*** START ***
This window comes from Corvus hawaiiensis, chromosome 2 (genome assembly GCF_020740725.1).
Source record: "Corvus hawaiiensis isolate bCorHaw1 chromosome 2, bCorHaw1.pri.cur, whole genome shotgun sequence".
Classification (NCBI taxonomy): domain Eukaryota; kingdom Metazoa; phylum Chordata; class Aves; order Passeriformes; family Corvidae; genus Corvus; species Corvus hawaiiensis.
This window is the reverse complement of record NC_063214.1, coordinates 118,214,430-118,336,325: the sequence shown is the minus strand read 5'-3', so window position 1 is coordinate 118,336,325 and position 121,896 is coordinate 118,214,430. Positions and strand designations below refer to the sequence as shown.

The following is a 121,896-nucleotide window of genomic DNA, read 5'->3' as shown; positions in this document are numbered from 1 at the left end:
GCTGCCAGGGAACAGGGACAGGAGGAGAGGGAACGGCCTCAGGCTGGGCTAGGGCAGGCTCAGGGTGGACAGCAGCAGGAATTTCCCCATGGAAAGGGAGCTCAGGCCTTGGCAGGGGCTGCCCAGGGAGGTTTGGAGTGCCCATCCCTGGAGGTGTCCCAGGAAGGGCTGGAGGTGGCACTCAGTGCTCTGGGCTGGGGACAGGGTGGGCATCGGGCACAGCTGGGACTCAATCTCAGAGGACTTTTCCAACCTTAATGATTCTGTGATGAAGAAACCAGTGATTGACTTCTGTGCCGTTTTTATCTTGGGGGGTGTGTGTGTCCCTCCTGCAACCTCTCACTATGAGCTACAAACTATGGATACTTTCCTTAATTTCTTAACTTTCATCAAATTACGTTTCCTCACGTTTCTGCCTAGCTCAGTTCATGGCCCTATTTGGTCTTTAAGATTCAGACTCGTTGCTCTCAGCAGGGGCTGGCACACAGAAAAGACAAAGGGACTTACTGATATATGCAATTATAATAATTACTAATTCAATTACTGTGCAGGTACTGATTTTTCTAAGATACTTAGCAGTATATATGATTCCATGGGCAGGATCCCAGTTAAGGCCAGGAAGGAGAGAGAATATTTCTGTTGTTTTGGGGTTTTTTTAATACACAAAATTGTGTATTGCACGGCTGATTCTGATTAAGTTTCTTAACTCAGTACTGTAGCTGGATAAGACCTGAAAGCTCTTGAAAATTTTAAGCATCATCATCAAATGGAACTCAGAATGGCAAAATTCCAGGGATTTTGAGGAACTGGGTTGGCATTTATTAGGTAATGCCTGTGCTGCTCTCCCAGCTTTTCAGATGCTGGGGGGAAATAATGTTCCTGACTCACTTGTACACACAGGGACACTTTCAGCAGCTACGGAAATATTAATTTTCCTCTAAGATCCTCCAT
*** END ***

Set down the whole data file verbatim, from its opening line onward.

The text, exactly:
This window comes from Corvus hawaiiensis, chromosome 2 (genome assembly GCF_020740725.1).
Source record: "Corvus hawaiiensis isolate bCorHaw1 chromosome 2, bCorHaw1.pri.cur, whole genome shotgun sequence".
Classification (NCBI taxonomy): domain Eukaryota; kingdom Metazoa; phylum Chordata; class Aves; order Passeriformes; family Corvidae; genus Corvus; species Corvus hawaiiensis.
This window is the reverse complement of record NC_063214.1, coordinates 118,214,430-118,336,325: the sequence shown is the minus strand read 5'-3', so window position 1 is coordinate 118,336,325 and position 121,896 is coordinate 118,214,430. Positions and strand designations below refer to the sequence as shown.

The following is a 121,896-nucleotide window of genomic DNA, read 5'->3' as shown; positions in this document are numbered from 1 at the left end:
GCTGCCAGGGAACAGGGACAGGAGGAGAGGGAACGGCCTCAGGCTGGGCTAGGGCAGGCTCAGGGTGGACAGCAGCAGGAATTTCCCCATGGAAAGGGAGCTCAGGCCTTGGCAGGGGCTGCCCAGGGAGGTTTGGAGTGCCCATCCCTGGAGGTGTCCCAGGAAGGGCTGGAGGTGGCACTCAGTGCTCTGGGCTGGGGACAGGGTGGGCATCGGGCACAGCTGGGACTCAATCTCAGAGGACTTTTCCAACCTTAATGATTCTGTGATGAAGAAACCAGTGATTGACTTCTGTGCCGTTTTTATCTTGGGGGGTGTGTGTGTCCCTCCTGCAACCTCTCACTATGAGCTACAAACTATGGATACTTTCCTTAATTTCTTAACTTTCATCAAATTACGTTTCCTCACGTTTCTGCCTAGCTCAGTTCATGGCCCTATTTGGTCTTTAAGATTCAGACTCGTTGCTCTCAGCAGGGGCTGGCACACAGAAAAGACAAAGGGACTTACTGATATATGCAATTATAATAATTACTAATTCAATTACTGTGCAGGTACTGATTTTTCTAAGATACTTAGCAGTATATATGATTCCATGGGCAGGATCCCAGTTAAGGCCAGGAAGGAGAGAGAATATTTCTGTTGTTTTGGGGTTTTTTTAATACACAAAATTGTGTATTGCACGGCTGATTCTGATTAAGTTTCTTAACTCAGTACTGTAGCTGGATAAGACCTGAAAGCTCTTGAAAATTTTAAGCATCATCATCAAATGGAACTCAGAATGGCAAAATTCCAGGGATTTTGAGGAACTGGGTTGGCATTTATTAGGTAATGCCTGTGCTGCTCTCCCAGCTTTTCAGATGCTGGGGGGAAATAATGTTCCTGACTCACTTGTACACACAGGGACACTTTCAGCAGCTACGGAAATATTAATTTTCCTCTAAGATCCTCCAT